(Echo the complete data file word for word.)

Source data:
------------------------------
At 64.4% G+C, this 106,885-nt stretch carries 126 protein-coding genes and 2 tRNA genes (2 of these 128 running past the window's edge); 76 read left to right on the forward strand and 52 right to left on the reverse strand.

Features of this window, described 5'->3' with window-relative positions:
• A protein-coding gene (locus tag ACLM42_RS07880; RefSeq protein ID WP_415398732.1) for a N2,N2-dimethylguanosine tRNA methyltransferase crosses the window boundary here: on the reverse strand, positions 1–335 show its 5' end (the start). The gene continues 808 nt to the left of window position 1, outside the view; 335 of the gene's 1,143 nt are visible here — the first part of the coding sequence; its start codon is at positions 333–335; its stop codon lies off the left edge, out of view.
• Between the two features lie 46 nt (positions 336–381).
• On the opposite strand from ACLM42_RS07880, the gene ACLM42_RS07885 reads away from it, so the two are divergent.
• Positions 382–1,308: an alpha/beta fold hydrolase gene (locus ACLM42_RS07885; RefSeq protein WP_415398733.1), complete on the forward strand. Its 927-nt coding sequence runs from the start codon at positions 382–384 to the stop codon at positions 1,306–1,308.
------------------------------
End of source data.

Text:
At 64.4% G+C, this 106,885-nt stretch carries 126 protein-coding genes and 2 tRNA genes (2 of these 128 running past the window's edge); 76 read left to right on the forward strand and 52 right to left on the reverse strand.

Features of this window, described 5'->3' with window-relative positions:
• A protein-coding gene (locus tag ACLM42_RS07880; RefSeq protein ID WP_415398732.1) for a N2,N2-dimethylguanosine tRNA methyltransferase crosses the window boundary here: on the reverse strand, positions 1–335 show its 5' end (the start). The gene continues 808 nt to the left of window position 1, outside the view; 335 of the gene's 1,143 nt are visible here — the first part of the coding sequence; its start codon is at positions 333–335; its stop codon lies off the left edge, out of view.
• Between the two features lie 46 nt (positions 336–381).
• On the opposite strand from ACLM42_RS07880, the gene ACLM42_RS07885 reads away from it, so the two are divergent.
• Positions 382–1,308: an alpha/beta fold hydrolase gene (locus ACLM42_RS07885; RefSeq protein WP_415398733.1), complete on the forward strand. Its 927-nt coding sequence runs from the start codon at positions 382–384 to the stop codon at positions 1,306–1,308.